As if the fire wasn’t hot enough, Carmelo Anthony decided to throw some gasoline into it.
With the New York media and much of the basketball world up in arms, debating whether or not the Knicks will match Jeremy Lin’s offer sheet from the Houston Rockets, it appears Carmelo Anthony may have doomed Lin’s chances of returning.
Many had already cast their doubts on Lin’s chances of returning as the Knicks and Portland Trail Blazers complete a sign-and-trade to bring Raymond Felton back to New York, but there hadn’t been any official word yet from the Knicks. Knowing how much the organization values Anthony and his opinions, his words today may prove to be telling.
Via Rod Boone on Twitter at the US Olympic basketball practice today:
On the Lin-Knicks saga: “It’s not up to me. It’s up to the organization to say that they want to match that ridiculous contract.”
More: “I’d love to see him back, but I think he has to do what’s best for him right now.”
On Lin returning: “I think a lot of people kind of jumped the gun with that, that he’s going to be back no matter what.”
Of course, it’s easy to incriminate Anthony without knowing the context of his comments. Anthony has publicly supported Lin before, and has stated that he cares about winning. Jeremy Lin, in this writer’s opinion, gives the Knicks a greater chance to do just that.
But Anthony, who has never been great with the media or with his words, didn’t exactly demand the Knicks to match Lin’s contract. This is a player, who despite relatively little success in his time in New York, has been included in personnel decisions, and was given superiority over Mike D’Antoni before the former coach resigned this past season.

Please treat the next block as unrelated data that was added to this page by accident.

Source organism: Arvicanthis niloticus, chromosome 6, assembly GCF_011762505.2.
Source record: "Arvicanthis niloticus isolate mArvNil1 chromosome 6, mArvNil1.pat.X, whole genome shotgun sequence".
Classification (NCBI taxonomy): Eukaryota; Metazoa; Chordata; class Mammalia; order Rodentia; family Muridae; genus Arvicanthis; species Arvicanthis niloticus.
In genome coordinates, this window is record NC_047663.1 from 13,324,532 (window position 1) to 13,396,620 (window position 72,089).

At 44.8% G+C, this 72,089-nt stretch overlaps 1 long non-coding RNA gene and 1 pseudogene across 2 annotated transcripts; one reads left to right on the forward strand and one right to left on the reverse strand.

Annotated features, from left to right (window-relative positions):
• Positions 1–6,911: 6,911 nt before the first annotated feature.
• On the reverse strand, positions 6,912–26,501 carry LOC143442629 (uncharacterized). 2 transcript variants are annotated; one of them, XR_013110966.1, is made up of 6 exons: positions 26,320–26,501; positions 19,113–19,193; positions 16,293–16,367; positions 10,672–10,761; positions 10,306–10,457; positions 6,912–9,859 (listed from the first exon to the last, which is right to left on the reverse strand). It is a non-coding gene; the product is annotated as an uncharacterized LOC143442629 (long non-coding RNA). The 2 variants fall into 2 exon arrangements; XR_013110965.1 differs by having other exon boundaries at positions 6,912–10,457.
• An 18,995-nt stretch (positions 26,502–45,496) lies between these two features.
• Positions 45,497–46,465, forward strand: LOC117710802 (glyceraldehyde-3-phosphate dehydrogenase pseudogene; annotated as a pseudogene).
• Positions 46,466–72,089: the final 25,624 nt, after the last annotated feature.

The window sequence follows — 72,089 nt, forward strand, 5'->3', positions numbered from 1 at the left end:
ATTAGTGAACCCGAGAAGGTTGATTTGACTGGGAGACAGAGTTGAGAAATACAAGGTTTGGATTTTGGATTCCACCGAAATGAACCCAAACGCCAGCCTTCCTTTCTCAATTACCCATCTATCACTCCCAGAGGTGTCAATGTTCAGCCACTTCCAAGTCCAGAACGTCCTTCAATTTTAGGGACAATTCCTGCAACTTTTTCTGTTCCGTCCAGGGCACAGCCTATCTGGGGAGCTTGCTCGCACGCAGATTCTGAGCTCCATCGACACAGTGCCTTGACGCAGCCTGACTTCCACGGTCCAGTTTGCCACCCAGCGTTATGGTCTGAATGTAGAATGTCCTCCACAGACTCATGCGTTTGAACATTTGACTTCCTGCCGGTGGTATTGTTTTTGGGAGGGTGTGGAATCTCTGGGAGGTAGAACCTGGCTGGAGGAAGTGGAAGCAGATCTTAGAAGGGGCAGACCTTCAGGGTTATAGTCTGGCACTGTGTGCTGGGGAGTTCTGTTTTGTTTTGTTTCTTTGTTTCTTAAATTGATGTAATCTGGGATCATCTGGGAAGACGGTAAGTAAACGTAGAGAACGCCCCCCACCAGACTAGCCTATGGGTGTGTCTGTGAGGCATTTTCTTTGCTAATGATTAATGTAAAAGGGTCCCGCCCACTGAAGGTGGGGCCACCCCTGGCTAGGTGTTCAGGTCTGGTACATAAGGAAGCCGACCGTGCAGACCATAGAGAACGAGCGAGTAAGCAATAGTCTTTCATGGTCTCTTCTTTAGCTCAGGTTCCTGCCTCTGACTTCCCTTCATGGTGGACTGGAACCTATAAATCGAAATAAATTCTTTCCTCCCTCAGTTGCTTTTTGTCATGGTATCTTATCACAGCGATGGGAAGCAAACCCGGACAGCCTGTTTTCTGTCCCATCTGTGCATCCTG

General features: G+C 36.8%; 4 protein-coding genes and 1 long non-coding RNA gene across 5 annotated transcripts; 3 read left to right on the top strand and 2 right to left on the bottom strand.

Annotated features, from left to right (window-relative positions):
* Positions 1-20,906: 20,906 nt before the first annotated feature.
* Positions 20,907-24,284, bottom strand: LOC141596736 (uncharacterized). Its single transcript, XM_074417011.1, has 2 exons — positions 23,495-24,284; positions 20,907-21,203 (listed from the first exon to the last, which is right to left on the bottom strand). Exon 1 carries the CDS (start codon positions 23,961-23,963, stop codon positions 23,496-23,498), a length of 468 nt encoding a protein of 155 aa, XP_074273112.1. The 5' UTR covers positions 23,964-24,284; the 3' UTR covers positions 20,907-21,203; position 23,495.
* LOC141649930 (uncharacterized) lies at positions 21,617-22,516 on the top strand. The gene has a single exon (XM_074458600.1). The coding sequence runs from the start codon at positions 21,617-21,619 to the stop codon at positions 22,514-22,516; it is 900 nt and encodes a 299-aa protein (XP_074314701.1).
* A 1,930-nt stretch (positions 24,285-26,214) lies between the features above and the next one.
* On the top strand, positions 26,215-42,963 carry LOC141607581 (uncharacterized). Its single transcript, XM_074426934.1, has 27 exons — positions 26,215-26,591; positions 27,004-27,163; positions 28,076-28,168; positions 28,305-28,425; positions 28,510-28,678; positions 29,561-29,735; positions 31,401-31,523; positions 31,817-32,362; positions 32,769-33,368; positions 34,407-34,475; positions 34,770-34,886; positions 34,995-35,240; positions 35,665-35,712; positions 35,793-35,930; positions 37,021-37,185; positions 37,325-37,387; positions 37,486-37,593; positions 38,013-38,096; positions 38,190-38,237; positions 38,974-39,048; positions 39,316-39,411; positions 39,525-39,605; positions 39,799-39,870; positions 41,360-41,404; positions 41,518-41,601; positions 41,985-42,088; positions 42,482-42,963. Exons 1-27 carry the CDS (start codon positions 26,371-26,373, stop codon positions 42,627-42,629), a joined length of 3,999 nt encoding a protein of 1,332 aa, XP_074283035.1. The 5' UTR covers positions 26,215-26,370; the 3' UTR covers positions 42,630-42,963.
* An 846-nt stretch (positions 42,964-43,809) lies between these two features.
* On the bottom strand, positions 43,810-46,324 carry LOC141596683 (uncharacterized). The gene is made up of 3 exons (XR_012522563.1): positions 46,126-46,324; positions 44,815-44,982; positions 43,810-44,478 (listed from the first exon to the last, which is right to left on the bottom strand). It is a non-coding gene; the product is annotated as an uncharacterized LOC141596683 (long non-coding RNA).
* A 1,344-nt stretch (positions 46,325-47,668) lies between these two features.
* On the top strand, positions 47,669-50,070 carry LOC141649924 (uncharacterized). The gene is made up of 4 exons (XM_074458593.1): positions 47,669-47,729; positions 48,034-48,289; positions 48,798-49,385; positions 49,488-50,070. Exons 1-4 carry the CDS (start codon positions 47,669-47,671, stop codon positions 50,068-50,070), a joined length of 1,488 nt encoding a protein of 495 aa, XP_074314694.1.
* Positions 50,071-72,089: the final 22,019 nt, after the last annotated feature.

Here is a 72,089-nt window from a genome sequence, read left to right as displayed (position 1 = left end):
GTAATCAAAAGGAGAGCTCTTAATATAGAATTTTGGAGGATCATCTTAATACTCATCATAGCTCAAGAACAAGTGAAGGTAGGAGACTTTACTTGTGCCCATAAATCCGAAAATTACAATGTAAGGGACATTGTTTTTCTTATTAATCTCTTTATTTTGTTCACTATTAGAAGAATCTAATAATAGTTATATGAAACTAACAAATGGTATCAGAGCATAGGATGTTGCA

Several reporters have insisted that Anthony wasn’t criticizing Lin, and was instead calling the Rockets ridiculous for the contract. However, ‘Melo should have taken the high road and remained neutral, as Tyson Chandler’s comments were, or declined to comment.
There’s still no definitive word on whether the Knicks will match the contract. It’s possible they’ll let him go, as reports have said they were upset that Lin allowed the Rockets to renegotiate the contract into the “poison pill” variety, and that the Knicks are hesitant to pay Lin almost $30 million (taxes included) in the third year of the contract. However, it’s also possible that the Knicks are gauging fans’, players’, and teams’ reactions to not matching Lin. They may very well wait until the 11th hour to match the contract in hopes of messing with the Rockets’ free agency plans (my personal belief).
But if you are Jeremy Lin, or a fan hoping Lin will return to the Knicks, it doesn’t help when the superstar player avoids a vote of confidence for a free agent.